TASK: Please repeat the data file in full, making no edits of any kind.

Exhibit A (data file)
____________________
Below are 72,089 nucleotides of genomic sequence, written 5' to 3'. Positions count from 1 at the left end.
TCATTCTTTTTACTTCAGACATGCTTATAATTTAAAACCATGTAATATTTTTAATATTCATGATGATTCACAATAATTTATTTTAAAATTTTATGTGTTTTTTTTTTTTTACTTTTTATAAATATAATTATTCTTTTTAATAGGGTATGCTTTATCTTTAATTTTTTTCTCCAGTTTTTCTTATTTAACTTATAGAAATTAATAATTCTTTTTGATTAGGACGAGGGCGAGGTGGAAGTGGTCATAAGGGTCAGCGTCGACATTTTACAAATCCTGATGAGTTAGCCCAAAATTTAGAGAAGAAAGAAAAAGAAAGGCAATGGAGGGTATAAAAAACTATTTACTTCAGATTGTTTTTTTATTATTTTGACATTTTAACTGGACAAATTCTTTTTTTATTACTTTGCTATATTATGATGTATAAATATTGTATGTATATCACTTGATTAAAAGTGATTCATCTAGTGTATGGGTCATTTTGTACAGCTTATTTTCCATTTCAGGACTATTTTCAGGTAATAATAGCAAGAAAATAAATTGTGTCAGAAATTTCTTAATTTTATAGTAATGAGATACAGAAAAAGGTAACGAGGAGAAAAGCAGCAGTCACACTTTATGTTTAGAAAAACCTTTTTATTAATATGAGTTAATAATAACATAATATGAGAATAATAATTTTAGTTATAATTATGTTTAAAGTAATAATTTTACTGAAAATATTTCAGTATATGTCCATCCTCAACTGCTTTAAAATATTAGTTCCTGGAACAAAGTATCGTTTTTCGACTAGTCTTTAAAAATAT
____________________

Below are 72,089 nucleotides of genomic sequence, written 5' to 3'. Positions count from 1 at the left end.
TCATTCTTTTTACTTCAGACATGCTTATAATTTAAAACCATGTAATATTTTTAATATTCATGATGATTCACAATAATTTATTTTAAAATTTTATGTGTTTTTTTTTTTTTACTTTTTATAAATATAATTATTCTTTTTAATAGGGTATGCTTTATCTTTAATTTTTTTCTCCAGTTTTTCTTATTTAACTTATAGAAATTAATAATTCTTTTTGATTAGGACGAGGGCGAGGTGGAAGTGGTCATAAGGGTCAGCGTCGACATTTTACAAATCCTGATGAGTTAGCCCAAAATTTAGAGAAGAAAGAAAAAGAAAGGCAATGGAGGGTATAAAAAACTATTTACTTCAGATTGTTTTTTTATTATTTTGACATTTTAACTGGACAAATTCTTTTTTTATTACTTTGCTATATTATGATGTATAAATATTGTATGTATATCACTTGATTAAAAGTGATTCATCTAGTGTATGGGTCATTTTGTACAGCTTATTTTCCATTTCAGGACTATTTTCAGGTAATAATAGCAAGAAAATAAATTGTGTCAGAAATTTCTTAATTTTATAGTAATGAGATACAGAAAAAGGTAACGAGGAGAAAAGCAGCAGTCACACTTTATGTTTAGAAAAACCTTTTTATTAATATGAGTTAATAATAACATAATATGAGAATAATAATTTTAGTTATAATTATGTTTAAAGTAATAATTTTACTGAAAATATTTCAGTATATGTCCATCCTCAACTGCTTTAAAATATTAGTTCCTGGAACAAAGTATCGTTTTTCGACTAGTCTTTAAAAATAT